Take two organisms side by side: a four-appendaged organism developed to climb trees for safety (Group 1), and a four-appendaged organism that has begun, through random mutation, to develop a discrete mass of bone on its backside (Group 2). The bone mass in Group 2 grows over millions of generations, mutating larger and larger, until finally a fifth appendage begins to form: a stump. Because these mutations are random, the stump often sticks out of the left hipbone (Group 2-LEFT), the right hipbone (Group 2-RIGHT), the anal opening itself (Group 2-ASS), the back (Group 2-BACK), and, quite rarely, a convenient distance above the anal opening (Group 2-STUMP). The stump interferes with resting position, is exposed to breakage that can threaten the spine and drastically increase the risk of infection and reduce the ability to run from predators, et cetera.

Now, which organism is more efficient? Which will survive? Group 1, or Group 2? Group 1, certainly. The bone mass upsets everything about the organism, and Group 1 is far more efficient. And even within Group 2, which organism set is more efficient? Will 2-RIGHT or 2-LEFT possibly develop a fifth reaching and grasping appendage that could aid in climbing and fighting off rearward enemies? The interference with bowel movements of 2-ASS might kill it right off, but then again, the bone could become part of the digestive tract, allowing it to process rougher foods, and giving it a better chance. Maybe a strong protrusion in 2-ASS would be a fighting-worthless but mating-worthwhile sex signal, like a peacock's feathers--the longer, thicker, and prouder the protrusion, the more desirable the mate. So, its worthlessness (and the fact that it makes it harder to escape predators) would be overruled by mating chances.

Group 2-STUMP, though, eventually develops a tail. And according to Market-Style Evolution, Group 3-TAIL then proxy-assassinates not only all the intermediate sub-groups of Group 2, but also Group 1, which spent millions of strains being more efficient than Group 2. The stump atop the anal opening turns out to be so good for balancing that it helps with tree movement, even after hindering tree movement for millions of generations, without resulting in the elimination of Group 2-STUMP in favor of Group 1. Why does Group 2-TAIL eliminate Group 1-NO TAIL, but Group 1-NO TAIL does not eliminate Group 2-WORTHLESS, CALORIE-CONSUMING BONE MASS?

Natural selection has to fail to operate on inefficient organisms for millions of potential strains, in order for Market-Style Evolution to work, and step in only when it is "the right time" to kill off the predecessor to the successful new group, leaving no intermediary trace behind. That's what makes it require divine guidance, a la Dawkins' cumulative selection, with a preferred end result choosing what will stay and what will go.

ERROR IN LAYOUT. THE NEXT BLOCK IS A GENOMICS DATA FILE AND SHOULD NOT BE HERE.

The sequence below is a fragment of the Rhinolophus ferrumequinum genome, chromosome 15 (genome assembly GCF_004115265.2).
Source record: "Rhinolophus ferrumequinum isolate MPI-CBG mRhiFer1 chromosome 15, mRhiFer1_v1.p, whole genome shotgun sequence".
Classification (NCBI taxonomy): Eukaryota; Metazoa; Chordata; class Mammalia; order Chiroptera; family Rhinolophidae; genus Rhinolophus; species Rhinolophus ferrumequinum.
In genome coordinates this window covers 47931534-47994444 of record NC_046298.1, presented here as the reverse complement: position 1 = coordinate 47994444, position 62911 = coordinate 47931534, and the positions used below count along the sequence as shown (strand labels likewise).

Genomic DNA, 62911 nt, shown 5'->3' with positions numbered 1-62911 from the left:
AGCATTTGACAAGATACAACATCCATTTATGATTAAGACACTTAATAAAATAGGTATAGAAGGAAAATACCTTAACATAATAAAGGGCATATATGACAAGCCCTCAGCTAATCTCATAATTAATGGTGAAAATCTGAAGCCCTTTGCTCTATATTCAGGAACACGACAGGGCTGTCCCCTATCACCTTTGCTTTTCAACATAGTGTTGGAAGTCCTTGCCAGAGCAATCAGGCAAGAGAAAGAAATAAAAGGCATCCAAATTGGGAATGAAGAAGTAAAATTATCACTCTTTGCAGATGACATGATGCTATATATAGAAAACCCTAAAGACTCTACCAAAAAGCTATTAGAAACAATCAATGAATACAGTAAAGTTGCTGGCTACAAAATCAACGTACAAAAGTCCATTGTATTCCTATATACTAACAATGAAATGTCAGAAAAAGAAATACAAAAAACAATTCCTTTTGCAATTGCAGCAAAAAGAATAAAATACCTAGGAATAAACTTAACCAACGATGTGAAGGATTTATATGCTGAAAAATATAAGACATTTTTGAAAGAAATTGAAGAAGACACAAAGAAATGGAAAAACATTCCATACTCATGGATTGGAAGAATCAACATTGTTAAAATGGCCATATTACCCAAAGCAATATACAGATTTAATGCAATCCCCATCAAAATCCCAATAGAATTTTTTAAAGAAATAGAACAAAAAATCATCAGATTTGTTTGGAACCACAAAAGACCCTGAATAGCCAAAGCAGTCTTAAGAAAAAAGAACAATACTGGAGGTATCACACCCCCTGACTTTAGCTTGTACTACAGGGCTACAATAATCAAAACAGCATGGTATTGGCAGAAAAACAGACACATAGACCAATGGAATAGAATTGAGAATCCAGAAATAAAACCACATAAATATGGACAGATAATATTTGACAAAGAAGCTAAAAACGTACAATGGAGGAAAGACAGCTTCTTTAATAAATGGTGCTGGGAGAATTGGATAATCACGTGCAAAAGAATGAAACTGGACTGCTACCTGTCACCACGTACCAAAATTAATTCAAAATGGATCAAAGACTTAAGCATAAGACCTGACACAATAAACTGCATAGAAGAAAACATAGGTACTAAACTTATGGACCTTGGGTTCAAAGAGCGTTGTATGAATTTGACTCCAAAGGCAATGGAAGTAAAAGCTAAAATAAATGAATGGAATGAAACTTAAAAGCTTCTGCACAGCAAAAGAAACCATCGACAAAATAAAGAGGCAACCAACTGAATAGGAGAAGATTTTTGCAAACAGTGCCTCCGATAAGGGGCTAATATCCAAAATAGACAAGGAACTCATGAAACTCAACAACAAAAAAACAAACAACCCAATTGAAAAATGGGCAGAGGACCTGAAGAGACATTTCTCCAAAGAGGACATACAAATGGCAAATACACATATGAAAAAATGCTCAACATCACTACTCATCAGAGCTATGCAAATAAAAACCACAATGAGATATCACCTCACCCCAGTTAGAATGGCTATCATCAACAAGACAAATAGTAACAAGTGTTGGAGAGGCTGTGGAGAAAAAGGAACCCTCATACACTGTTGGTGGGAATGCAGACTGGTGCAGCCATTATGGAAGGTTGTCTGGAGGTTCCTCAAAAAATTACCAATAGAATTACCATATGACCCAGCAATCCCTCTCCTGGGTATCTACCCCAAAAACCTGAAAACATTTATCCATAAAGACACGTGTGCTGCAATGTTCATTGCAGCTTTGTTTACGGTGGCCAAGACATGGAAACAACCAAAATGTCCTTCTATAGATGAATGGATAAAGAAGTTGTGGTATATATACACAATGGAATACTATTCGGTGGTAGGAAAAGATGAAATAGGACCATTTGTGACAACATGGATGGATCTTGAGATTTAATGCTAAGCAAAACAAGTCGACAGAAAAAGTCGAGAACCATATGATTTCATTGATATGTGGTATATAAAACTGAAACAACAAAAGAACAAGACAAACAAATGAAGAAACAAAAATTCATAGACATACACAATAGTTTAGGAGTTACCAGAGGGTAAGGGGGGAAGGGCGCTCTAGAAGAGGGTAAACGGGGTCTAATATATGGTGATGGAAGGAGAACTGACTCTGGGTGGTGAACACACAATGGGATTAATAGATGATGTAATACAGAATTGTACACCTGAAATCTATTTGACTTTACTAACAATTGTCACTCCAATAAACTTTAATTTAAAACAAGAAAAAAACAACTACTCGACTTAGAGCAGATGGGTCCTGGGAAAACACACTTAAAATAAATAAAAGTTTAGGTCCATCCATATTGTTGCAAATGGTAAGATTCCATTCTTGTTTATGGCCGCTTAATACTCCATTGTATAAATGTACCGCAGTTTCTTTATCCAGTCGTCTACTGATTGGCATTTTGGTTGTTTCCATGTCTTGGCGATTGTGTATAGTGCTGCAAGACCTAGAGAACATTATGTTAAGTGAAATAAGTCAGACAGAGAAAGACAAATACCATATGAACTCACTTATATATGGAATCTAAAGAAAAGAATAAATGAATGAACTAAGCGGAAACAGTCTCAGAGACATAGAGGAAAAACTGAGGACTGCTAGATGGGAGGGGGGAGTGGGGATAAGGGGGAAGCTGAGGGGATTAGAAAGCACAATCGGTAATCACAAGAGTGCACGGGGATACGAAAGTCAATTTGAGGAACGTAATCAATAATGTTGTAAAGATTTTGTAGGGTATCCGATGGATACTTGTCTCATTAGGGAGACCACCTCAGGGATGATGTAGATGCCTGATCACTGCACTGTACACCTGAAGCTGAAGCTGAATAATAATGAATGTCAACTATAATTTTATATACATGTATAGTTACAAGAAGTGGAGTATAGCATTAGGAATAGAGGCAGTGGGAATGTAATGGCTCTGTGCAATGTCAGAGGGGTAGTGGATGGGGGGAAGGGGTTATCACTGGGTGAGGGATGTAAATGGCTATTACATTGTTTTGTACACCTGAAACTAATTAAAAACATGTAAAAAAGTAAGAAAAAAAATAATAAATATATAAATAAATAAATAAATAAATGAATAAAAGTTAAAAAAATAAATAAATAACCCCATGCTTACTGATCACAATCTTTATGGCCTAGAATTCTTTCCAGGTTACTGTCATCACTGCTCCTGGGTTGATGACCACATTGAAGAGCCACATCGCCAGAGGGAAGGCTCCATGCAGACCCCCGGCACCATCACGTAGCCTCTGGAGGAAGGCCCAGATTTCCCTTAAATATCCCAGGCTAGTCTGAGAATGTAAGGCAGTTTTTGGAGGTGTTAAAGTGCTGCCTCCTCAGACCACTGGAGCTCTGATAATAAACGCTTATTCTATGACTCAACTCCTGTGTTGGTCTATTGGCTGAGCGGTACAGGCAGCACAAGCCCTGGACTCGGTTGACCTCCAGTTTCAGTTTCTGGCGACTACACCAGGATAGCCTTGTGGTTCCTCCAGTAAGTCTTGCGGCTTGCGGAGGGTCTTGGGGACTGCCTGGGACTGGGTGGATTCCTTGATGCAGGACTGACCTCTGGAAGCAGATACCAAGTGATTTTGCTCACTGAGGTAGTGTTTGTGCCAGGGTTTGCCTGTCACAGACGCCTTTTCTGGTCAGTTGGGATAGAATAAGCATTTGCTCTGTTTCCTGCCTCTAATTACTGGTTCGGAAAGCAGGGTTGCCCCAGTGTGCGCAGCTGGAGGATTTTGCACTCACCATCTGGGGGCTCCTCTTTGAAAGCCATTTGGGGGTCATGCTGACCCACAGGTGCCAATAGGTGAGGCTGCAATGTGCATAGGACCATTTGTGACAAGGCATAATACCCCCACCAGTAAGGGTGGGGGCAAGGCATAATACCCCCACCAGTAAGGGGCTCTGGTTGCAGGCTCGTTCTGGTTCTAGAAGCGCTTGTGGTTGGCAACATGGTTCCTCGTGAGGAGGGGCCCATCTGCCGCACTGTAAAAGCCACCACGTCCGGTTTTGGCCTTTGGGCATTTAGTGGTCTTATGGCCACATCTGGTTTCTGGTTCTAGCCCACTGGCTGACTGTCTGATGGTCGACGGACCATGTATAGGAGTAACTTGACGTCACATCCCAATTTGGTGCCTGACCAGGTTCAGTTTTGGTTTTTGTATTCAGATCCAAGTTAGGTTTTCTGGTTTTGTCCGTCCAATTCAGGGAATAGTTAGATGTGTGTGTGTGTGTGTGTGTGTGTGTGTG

Incidentally, the evidence--the hands-on, scientific, observational evidence--is against random mutation. The fossil record includes Group 1-NO TAIL, and Group 2-TAIL, but it does not include the massive quantity of potential variations on Group 2-PRE-TAIL that it would have to in order to explain the random confluence of bone, muscle, neuron, vein, skin, hair, et cetera, that would be necessary to have randomly developed 2-TAIL through competitive trial and error.

Dinosaurs, for example, evolved into birds. How many millions of years does it take for a set of creatures, its habit vanishing as it undergoes mass extinction of its entire social support network, food chain, and geology, to evolve not only one feather, but bodies covered in them, simultaneously with lighter skeletons, altered muscle and brain structures, and arms turning into wings? And why aren't there extinct species with beaks growing out of their stomachs, hair growing on their elbows, single feathers growing out of their foreheads, or proto-telekinetic nubs at the ends of their tails? How did a few million years of habitat change (or much, much shorter if you adhere to Big Comet theory) cause this ludicrous jump from dinosaur to bird? And why does the fossil record show the "before" and "after," but, like an infomercial for a special new diet, no "in-between"?

Why does the evidence, instead, show us that, as the dinosaur habitat receded, dinosaurs followed an inerrant path toward birds and modern reptiles, leaving no false starts behind?